Chad Catacchio is a contributor writing on a variety of topics in tech. He has held management positions at a number of tech companies in th Chad Catacchio is a contributor writing on a variety of topics in tech. He has held management positions at a number of tech companies in the US and China. Check out his personal blog to connect with him or follow him on Twitter (if you dare).
According to Bloomberg, which cited “a person familiar with the matter”, Groupon CEO Andrew Mason turned down Google’s offer at least partly because “had concerns about the strategic direction under new management and what could happen to his employees if he sold to Google.”
The report also says that Groupon, “spurned an offer of as much as $6 billion that included performance incentives,” and that Groupon, “will decide next year whether to go the route of an initial public offering instead.” Neither of these revelations are particularly new, and it is unclear from the report whether Bloomberg’s sources are all one person of multiple people.
However, this is first time that we’ve heard any account that money wasn’t the sole deciding factor in the decision not to sell (of course, assuming the report is accurate). Let’s assume for a second that it is – first of all, we’re guessing that the employees with stock options would have done just fine, so Mason probably shouldn’t have worried too much. Also, Google is in a hiring frenzy right now, so it would seem unlikely to us that it would have cut many (if any) of Groupon’s staff. In fact, we’d say that the fact that Groupon already has a reasonably large workforce was one of the attractive things to Google.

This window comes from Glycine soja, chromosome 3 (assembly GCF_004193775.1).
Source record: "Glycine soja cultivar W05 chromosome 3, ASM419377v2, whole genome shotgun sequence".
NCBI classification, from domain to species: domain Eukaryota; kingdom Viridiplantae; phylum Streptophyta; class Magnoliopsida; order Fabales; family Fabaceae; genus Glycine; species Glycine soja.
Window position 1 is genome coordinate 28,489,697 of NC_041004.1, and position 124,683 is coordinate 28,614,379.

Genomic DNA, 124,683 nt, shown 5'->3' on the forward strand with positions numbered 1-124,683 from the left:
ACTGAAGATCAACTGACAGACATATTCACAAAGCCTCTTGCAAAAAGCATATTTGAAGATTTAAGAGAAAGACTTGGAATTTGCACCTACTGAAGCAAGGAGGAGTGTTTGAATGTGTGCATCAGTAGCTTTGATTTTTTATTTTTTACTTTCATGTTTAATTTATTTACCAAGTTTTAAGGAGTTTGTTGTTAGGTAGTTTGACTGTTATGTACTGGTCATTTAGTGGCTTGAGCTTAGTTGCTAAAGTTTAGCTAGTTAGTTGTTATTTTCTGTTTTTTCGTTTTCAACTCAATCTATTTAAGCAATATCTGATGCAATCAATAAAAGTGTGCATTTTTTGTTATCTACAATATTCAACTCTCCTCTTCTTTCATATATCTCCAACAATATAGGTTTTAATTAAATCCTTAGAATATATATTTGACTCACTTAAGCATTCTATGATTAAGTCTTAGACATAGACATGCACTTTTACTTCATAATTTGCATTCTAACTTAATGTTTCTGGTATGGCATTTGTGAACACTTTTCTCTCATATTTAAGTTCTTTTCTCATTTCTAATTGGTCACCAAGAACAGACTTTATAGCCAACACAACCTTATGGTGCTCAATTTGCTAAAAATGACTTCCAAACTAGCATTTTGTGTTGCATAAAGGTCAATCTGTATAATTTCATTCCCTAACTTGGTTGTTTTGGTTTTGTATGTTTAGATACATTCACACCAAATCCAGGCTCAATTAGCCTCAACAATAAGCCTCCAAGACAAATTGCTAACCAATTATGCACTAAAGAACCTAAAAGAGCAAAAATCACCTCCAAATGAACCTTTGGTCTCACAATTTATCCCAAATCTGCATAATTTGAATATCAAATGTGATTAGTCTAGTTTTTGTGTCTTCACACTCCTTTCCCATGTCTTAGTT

The “strategic direction” “under new management” issue, however, is very interesting. Was Mason told that he wouldn’t be in charge of Groupon after the sale? Probably – we’ve guessed that Marissa Mayer would have been put in charge. Also, beyond losing control of his company, what else may Google have said as far as strategy that Mason might not have liked?
Was Google planning on doing something with Groupon that he felt would slow its growth? Well, we’ll probably never know unless Mason himself some time in the future opens up about all of this, but still, it’s interesting to see some hint of other motives other than raw cash involved in the decision.
We’ll email Groupon for comment.
Author’s p.s. This really is my last post on this. I think…
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